Make us your home page
Instagram

Today’s top headlines delivered to you daily.

(View our Privacy Policy)

Car kills man in shelter

The wreckage of a 2005 Nissan convertible straddles the curb Sunday evening after fatal crash at a bus shelter on Gulf-To-Bay Boulevard in Clearwater. The driver of the car lost control when the tires hydroplaned on the rain-soaked street.

Photo by Eamonn W. Kneeshaw

The wreckage of a 2005 Nissan convertible straddles the curb Sunday evening after fatal crash at a bus shelter on Gulf-To-Bay Boulevard in Clearwater. The driver of the car lost control when the tires hydroplaned on the rain-soaked street.

CLEARWATER — A 72-year-old man seeking refuge from the rain was killed Sunday evening after the bus shelter he was in was hit by a car that hydroplaned out of control.

Katerina Wyakimovich, 31, of Tarpon Springs was headed east on Gulf-to-Bay Boulevard near Park Place Boulevard when she hit a patch of standing water and began to hydroplane, the Clearwater Police Department said.

Wyakimovich lost control of the 2005 Nissan convertible she was driving and hit a Pinellas Suncoast Transit Authority bus shelter on the south side of Gulf-to-Bay.

The accident happened at 6:30 p.m., as heavy rains were passing through the area. Police said it's possible the man, who was not identified pending notification of his family, was trying to get out of the rain when the crash occurred.

The man, who was pronounced dead at the scene, was hit by the car and debris from the bus shelter.

It did not appear that alcohol was a factor, police said. Wyakimovich consented to have her blood-alcohol level tested.

Two eastbound lanes of Gulf-to-Bay were closed for 2 1/2 hours while police investigated.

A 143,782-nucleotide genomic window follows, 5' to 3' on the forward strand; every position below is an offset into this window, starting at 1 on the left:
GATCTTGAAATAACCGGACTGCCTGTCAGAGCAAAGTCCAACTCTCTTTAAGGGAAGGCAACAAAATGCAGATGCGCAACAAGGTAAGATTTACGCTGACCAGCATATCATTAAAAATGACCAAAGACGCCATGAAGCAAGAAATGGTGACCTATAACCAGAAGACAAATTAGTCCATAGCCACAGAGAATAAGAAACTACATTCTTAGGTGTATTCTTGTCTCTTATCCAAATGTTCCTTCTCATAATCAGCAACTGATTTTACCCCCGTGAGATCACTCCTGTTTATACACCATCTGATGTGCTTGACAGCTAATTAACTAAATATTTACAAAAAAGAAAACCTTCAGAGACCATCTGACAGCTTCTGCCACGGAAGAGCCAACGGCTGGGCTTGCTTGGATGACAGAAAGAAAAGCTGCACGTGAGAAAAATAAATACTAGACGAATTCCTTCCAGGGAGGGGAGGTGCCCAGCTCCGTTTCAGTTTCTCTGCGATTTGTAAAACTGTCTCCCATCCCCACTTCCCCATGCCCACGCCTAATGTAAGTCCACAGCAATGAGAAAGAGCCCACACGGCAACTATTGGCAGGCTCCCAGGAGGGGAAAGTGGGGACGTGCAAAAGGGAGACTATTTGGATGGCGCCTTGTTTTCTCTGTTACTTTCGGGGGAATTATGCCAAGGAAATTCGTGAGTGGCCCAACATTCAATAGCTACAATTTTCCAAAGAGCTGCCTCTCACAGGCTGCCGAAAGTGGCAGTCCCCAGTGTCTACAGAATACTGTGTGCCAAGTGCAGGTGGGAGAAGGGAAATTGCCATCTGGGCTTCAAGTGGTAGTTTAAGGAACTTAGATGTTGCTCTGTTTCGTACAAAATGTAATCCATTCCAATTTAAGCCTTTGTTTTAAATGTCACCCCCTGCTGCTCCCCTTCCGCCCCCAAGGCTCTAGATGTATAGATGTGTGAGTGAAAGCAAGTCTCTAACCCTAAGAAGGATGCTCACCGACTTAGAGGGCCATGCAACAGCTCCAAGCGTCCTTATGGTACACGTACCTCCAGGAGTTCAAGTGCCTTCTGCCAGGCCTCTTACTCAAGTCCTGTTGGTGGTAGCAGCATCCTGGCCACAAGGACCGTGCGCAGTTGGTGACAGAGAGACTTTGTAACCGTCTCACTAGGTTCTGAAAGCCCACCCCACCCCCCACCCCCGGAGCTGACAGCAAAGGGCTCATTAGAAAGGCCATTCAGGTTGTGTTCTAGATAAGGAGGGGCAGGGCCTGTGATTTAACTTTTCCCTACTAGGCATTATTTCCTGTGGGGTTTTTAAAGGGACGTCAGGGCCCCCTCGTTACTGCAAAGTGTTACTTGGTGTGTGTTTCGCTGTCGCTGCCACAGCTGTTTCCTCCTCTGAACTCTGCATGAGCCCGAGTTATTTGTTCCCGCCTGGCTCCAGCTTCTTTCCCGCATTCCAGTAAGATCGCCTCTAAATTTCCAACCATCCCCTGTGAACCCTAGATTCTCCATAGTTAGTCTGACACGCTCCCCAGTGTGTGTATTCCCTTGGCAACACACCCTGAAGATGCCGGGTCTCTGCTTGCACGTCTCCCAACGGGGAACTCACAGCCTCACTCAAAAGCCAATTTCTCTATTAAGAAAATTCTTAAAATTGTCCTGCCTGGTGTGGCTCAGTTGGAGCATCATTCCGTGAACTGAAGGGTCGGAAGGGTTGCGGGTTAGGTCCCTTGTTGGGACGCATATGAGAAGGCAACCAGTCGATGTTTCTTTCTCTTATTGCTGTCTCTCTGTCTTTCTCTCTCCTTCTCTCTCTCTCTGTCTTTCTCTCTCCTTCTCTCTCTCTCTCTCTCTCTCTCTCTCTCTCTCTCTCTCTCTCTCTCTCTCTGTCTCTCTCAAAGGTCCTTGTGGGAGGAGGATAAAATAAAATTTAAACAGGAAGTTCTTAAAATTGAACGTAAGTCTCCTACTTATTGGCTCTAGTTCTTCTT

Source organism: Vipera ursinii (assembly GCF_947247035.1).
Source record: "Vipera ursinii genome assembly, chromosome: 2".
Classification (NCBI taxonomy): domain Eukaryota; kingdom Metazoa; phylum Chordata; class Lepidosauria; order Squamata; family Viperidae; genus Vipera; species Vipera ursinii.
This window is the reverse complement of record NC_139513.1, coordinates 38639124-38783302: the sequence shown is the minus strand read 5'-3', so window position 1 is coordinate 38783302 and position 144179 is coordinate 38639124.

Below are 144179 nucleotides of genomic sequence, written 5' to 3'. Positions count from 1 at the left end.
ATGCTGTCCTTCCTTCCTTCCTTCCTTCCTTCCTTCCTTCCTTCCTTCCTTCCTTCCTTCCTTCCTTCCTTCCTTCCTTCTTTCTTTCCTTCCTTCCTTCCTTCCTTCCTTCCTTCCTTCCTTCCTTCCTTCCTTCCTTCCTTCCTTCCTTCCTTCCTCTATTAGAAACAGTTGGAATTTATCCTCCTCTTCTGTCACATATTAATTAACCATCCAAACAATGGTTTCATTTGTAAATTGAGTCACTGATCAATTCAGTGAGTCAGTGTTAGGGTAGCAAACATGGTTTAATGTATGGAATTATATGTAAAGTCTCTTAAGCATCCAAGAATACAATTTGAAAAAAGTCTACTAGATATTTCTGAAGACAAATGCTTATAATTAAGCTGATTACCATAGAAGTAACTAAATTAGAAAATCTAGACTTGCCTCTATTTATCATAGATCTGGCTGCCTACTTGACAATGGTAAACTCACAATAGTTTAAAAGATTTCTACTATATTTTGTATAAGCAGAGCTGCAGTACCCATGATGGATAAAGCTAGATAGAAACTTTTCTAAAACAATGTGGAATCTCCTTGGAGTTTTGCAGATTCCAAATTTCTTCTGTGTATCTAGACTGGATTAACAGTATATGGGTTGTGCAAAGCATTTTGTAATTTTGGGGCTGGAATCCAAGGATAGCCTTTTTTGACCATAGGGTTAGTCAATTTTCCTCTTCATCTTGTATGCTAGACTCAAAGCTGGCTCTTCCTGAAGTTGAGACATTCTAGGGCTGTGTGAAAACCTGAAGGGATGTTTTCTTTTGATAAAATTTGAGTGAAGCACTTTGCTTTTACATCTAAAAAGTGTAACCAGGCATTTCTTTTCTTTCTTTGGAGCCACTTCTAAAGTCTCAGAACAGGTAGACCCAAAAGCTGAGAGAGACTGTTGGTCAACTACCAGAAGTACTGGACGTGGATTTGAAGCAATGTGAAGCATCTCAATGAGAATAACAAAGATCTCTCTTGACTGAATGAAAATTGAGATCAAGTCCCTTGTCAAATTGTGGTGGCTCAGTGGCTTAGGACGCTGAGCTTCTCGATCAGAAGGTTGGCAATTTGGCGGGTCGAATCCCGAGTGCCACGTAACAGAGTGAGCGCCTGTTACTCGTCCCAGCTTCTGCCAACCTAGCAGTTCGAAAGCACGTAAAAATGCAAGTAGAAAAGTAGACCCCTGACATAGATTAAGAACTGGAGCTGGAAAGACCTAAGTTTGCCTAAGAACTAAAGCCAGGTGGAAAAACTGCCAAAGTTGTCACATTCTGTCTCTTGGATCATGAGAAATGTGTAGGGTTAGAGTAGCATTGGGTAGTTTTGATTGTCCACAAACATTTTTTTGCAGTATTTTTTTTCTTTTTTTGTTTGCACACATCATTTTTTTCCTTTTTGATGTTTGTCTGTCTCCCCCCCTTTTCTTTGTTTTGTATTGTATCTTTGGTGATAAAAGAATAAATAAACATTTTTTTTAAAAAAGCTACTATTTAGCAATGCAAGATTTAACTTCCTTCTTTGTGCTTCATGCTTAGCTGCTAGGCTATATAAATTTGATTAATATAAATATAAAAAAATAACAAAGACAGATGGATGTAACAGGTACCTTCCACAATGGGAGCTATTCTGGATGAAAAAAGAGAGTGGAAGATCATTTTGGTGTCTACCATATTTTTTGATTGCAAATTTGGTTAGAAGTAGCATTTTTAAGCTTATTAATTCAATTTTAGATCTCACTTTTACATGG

Rita Farlow can be reached at (727) 445-4162 or [email protected]

Car kills man in shelter 10/05/08 [Last modified: Monday, October 13, 2008 1:36pm]
Photo reprints | Article reprints

    

Join the discussion: Click to view comments, add yours

Loading...
  1. Tampa Bay small businesses give Tampa B+ for regulatory climate

    Corporate

    In a recent survey about small business sentiments toward state and local government policies that affect them, Tampa Bay ranked at No. 25 out of 80 — a B+ overall.

    Tampa Bay ranked No. 25 out of 80 in a recent survey about how small business owners feel about state and local government policies that affect them. | [Times file photo]
  2. Dirk Koetter to Bucs: Take your complaints to someone who can help

    Bucs

    TAMPA — It was just another day of aching bellies at One Save Face.

    Dirk Koetter: “All of our issues are self-inflicted right now.”
  3. Seminole Heights murders: fear and warnings, but no answers

    Crime

    TAMPA — Interim Tampa police Chief Brian Dugan elicited loud gasps from the crowd of about 400 who showed up at Edison Elementary School on Monday night to learn more about the string of unsolved killings that have left the southeast Seminole Heights neighborhood gripped by fear.

    Kimberly Overman, left, comforts Angelique Dupree, center, as she spoke about the death of her nephew Benjamin Mitchell, 22, last week in Seminole Heights. The Tampa Police Department held a town hall meeting Monday night where concerned residents hoped to learn more about the investigation into the three shooting deaths over 11 days in southeast Seminole Heights. But police could give the crowd at Edison Elementary School few answers. [OCTAVIO JONES   |   Times]
  4. Juvenile justice reform seen as help for teen car theft problem

    Crime

    ST. PETERSBURG — One of Tampa Bay's largest religious organizations has decided to make reforming the juvenile justice system one of its top priorities for next year.

    One of Tampa Bay's largest religious organizations, Faith & Action for Strength Together (FAST), voted Monday night to make reforming the juvenile justice system one of its top priorities for next year. FAST believes civil citations could help Pinellas County?€™s teen car theft epidemic by keeping children out of the juvenile justice system for minor offenses. [ZACHARY T. SAMPSON  |  Times]
  5. U.S. general lays out Niger attack details; questions remain (w/video)

    War

    WASHINGTON — The U.S. Special Forces unit ambushed by Islamic militants in Niger didn't call for help until an hour into their first contact with the enemy, the top U.S. general said Monday, as he tried to clear up some of the murky details of the assault that killed four American troops and has triggered a nasty …

    Gen. Joseph Dunford said much is still unclear about the ambush.